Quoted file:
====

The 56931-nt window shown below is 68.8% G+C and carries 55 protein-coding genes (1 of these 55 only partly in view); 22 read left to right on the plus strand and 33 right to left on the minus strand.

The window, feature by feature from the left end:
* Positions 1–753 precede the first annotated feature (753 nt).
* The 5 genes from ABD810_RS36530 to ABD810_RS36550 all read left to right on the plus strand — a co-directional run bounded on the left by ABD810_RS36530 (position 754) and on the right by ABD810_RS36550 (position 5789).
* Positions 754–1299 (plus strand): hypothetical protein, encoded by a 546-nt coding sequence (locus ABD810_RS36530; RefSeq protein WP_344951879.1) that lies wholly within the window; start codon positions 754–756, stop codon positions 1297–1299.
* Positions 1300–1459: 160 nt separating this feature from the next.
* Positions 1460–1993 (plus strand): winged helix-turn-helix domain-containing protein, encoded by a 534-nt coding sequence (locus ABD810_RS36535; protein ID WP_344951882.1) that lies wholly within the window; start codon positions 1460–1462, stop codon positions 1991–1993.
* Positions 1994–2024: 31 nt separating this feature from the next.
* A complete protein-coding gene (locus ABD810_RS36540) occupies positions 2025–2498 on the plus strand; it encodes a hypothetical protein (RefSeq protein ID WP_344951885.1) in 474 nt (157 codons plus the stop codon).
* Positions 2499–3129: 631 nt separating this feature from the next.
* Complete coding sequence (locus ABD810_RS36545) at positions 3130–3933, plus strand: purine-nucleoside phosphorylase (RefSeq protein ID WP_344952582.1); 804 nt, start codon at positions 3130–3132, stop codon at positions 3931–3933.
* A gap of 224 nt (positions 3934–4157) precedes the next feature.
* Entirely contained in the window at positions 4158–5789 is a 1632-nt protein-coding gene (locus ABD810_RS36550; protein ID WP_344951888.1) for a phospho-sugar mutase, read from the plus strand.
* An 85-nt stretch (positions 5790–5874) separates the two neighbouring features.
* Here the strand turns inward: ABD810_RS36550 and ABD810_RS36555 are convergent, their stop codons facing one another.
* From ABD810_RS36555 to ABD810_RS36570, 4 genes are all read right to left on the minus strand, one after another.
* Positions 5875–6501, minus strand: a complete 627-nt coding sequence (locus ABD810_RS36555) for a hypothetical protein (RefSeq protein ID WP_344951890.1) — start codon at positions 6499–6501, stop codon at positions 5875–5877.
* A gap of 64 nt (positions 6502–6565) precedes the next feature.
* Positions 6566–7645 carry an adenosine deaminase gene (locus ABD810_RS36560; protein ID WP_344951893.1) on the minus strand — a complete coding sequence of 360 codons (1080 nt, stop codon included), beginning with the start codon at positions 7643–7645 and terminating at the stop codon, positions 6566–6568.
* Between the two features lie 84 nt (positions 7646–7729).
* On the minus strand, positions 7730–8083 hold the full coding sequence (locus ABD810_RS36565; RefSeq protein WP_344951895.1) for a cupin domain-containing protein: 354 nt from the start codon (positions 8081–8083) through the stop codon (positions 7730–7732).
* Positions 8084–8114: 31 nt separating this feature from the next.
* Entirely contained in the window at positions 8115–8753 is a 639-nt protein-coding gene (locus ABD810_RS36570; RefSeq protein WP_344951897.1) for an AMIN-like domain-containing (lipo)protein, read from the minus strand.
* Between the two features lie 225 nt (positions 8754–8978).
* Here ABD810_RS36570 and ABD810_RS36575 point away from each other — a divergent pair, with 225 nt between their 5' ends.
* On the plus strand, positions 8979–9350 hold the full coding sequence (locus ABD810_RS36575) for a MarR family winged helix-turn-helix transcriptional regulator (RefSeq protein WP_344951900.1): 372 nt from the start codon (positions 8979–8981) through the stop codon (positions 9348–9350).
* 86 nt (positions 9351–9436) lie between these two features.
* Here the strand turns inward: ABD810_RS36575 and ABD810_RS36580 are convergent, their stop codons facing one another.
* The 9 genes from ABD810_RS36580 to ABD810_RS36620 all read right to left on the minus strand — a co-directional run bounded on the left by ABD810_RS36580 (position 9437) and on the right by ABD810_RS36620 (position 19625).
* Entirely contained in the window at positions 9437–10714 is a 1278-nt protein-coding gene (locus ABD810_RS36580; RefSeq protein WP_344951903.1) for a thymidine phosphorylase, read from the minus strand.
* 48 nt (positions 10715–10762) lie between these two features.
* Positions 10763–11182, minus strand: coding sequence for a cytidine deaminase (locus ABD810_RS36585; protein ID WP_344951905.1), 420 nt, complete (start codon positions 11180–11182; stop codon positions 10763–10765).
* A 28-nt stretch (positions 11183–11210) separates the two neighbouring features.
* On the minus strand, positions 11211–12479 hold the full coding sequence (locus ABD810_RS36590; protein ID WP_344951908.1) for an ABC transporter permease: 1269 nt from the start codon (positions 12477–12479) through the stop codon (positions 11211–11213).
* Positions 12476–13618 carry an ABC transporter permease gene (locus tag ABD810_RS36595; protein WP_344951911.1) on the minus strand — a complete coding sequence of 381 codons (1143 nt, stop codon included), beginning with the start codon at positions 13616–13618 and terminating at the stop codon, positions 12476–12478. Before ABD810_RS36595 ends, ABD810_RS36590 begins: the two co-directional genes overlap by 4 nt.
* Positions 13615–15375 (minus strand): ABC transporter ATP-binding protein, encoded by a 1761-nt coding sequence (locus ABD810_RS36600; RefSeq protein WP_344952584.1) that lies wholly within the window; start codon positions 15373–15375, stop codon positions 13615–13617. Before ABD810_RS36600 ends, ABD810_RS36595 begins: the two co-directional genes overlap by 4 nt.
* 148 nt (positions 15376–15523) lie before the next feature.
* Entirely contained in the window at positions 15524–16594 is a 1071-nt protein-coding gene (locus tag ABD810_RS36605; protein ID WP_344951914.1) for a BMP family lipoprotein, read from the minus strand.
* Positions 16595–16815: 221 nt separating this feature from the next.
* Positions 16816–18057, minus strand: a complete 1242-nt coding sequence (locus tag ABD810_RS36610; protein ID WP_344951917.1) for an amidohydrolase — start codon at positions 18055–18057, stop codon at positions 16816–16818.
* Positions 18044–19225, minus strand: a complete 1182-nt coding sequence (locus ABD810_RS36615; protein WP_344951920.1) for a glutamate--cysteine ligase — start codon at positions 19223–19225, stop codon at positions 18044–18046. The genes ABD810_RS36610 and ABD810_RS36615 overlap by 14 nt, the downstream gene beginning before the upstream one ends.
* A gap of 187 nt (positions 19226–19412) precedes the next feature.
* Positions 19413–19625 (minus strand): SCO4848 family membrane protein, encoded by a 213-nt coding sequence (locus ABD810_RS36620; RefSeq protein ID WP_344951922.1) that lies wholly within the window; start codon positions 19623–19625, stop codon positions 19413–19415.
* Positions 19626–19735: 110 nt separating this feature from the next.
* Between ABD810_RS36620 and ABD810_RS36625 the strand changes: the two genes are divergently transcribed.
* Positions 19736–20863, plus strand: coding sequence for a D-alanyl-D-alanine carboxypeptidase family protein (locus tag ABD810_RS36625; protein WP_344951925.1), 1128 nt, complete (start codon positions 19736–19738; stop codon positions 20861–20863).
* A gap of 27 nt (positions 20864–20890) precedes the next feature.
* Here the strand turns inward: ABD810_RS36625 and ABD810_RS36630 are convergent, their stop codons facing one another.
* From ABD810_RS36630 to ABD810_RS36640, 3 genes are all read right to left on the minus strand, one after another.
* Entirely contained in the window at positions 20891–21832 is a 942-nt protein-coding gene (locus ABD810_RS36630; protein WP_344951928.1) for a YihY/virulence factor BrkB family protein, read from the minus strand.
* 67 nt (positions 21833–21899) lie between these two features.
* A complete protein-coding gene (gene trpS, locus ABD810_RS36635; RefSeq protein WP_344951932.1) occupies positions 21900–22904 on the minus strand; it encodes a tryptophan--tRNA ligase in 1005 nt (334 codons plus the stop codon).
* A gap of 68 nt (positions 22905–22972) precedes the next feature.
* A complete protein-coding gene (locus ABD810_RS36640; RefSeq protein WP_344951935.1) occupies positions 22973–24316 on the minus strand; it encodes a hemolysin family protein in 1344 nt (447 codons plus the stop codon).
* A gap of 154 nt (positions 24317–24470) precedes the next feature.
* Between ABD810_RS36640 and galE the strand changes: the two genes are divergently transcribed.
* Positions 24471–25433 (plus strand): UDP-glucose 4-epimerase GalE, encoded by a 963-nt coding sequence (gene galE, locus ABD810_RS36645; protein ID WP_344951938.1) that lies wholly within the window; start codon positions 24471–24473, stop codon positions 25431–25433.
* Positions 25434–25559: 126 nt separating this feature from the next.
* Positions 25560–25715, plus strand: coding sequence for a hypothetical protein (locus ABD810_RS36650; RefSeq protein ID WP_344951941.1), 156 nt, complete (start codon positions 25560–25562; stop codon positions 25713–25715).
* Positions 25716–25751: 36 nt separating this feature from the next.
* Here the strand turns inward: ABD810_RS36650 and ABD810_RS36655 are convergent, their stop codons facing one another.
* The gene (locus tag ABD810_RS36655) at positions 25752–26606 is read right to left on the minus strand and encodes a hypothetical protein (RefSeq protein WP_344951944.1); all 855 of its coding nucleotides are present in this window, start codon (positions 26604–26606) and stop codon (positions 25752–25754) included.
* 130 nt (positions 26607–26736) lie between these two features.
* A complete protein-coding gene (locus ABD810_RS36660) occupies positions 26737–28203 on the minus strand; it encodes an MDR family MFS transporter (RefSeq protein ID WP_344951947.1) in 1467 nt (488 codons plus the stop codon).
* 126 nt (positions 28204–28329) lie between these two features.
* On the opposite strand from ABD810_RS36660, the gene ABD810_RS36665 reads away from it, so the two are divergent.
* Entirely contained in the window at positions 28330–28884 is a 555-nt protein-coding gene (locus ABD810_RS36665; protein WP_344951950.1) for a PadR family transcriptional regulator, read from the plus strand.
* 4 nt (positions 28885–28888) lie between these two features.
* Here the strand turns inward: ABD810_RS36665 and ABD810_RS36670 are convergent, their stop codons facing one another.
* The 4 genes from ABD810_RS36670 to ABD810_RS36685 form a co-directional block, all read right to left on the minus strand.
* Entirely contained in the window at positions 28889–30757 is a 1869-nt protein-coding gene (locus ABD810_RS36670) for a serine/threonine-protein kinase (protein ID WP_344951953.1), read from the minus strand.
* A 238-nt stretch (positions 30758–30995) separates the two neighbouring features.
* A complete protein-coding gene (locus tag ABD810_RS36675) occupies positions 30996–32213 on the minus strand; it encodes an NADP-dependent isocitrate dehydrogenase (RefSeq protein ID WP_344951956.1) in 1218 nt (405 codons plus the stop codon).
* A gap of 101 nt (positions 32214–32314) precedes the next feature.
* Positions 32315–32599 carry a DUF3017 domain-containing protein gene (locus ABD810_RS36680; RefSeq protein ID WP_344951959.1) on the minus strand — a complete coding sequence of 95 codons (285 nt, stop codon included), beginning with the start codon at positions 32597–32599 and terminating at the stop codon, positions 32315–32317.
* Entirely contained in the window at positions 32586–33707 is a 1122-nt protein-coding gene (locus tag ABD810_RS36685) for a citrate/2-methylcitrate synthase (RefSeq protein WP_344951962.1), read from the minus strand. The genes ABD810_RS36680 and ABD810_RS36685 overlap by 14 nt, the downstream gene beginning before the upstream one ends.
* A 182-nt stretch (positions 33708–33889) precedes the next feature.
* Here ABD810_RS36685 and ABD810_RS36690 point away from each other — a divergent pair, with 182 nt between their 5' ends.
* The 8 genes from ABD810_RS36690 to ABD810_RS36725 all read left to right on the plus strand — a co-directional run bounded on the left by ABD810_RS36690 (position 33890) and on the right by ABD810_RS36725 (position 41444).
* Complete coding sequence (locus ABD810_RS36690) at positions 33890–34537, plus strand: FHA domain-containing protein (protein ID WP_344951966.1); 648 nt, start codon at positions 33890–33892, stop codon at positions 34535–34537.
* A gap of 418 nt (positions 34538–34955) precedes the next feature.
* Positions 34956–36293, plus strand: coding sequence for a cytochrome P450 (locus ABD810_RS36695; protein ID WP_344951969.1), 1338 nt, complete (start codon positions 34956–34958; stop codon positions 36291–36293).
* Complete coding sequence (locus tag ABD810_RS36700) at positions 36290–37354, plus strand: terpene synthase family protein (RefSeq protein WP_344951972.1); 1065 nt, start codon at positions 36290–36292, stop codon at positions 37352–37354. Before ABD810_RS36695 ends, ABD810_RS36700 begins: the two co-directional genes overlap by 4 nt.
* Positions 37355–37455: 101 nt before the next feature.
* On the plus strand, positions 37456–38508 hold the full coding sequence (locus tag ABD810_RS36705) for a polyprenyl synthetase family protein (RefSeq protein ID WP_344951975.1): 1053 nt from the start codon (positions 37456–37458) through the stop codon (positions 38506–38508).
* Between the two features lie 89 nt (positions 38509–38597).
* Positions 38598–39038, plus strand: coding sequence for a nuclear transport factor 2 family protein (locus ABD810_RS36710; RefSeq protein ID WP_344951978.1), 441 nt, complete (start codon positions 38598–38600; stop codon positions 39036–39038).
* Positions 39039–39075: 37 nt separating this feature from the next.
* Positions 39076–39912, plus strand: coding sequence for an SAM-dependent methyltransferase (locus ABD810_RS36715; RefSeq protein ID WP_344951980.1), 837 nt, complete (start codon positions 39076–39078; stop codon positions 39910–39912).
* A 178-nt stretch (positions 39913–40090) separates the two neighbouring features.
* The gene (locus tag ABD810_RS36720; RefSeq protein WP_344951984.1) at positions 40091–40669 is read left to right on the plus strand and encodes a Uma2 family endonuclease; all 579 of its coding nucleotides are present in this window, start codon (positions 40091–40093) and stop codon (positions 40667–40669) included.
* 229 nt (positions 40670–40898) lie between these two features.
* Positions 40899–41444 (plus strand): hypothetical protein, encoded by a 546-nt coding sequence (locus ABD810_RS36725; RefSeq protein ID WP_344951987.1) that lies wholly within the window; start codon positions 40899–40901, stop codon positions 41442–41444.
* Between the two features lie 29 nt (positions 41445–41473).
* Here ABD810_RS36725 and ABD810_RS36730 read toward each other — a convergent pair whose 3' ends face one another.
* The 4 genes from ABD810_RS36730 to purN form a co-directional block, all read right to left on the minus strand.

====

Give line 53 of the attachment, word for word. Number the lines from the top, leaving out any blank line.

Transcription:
* A gap of 68 nt (positions 22905–22972) precedes the next feature.